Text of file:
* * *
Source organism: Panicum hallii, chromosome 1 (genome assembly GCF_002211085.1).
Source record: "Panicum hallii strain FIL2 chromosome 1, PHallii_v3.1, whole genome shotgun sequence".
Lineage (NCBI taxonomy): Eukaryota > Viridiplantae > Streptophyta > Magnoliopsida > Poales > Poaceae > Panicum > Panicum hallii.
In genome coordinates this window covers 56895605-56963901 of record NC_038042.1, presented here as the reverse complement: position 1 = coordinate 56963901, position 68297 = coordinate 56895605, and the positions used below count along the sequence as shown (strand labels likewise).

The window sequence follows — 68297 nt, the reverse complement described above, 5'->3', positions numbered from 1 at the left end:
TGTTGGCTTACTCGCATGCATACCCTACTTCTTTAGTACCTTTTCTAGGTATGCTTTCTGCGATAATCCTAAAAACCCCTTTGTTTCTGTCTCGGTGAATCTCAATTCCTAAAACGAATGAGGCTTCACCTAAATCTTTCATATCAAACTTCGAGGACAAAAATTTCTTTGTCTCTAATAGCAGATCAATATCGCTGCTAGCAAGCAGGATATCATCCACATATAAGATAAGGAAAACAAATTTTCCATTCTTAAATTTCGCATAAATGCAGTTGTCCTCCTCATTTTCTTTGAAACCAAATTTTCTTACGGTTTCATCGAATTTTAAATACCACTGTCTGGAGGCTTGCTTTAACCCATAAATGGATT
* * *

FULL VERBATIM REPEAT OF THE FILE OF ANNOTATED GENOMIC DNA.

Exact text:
Source organism: Panicum hallii, chromosome 1 (genome assembly GCF_002211085.1).
Source record: "Panicum hallii strain FIL2 chromosome 1, PHallii_v3.1, whole genome shotgun sequence".
Lineage (NCBI taxonomy): Eukaryota > Viridiplantae > Streptophyta > Magnoliopsida > Poales > Poaceae > Panicum > Panicum hallii.
In genome coordinates this window covers 56895605-56963901 of record NC_038042.1, presented here as the reverse complement: position 1 = coordinate 56963901, position 68297 = coordinate 56895605, and the positions used below count along the sequence as shown (strand labels likewise).

The window sequence follows — 68297 nt, the reverse complement described above, 5'->3', positions numbered from 1 at the left end:
TGTTGGCTTACTCGCATGCATACCCTACTTCTTTAGTACCTTTTCTAGGTATGCTTTCTGCGATAATCCTAAAAACCCCTTTGTTTCTGTCTCGGTGAATCTCAATTCCTAAAACGAATGAGGCTTCACCTAAATCTTTCATATCAAACTTCGAGGACAAAAATTTCTTTGTCTCTAATAGCAGATCAATATCGCTGCTAGCAAGCAGGATATCATCCACATATAAGATAAGGAAAACAAATTTTCCATTCTTAAATTTCGCATAAATGCAGTTGTCCTCCTCATTTTCTTTGAAACCAAATTTTCTTACGGTTTCATCGAATTTTAAATACCACTGTCTGGAGGCTTGCTTTAACCCATAAATGGATT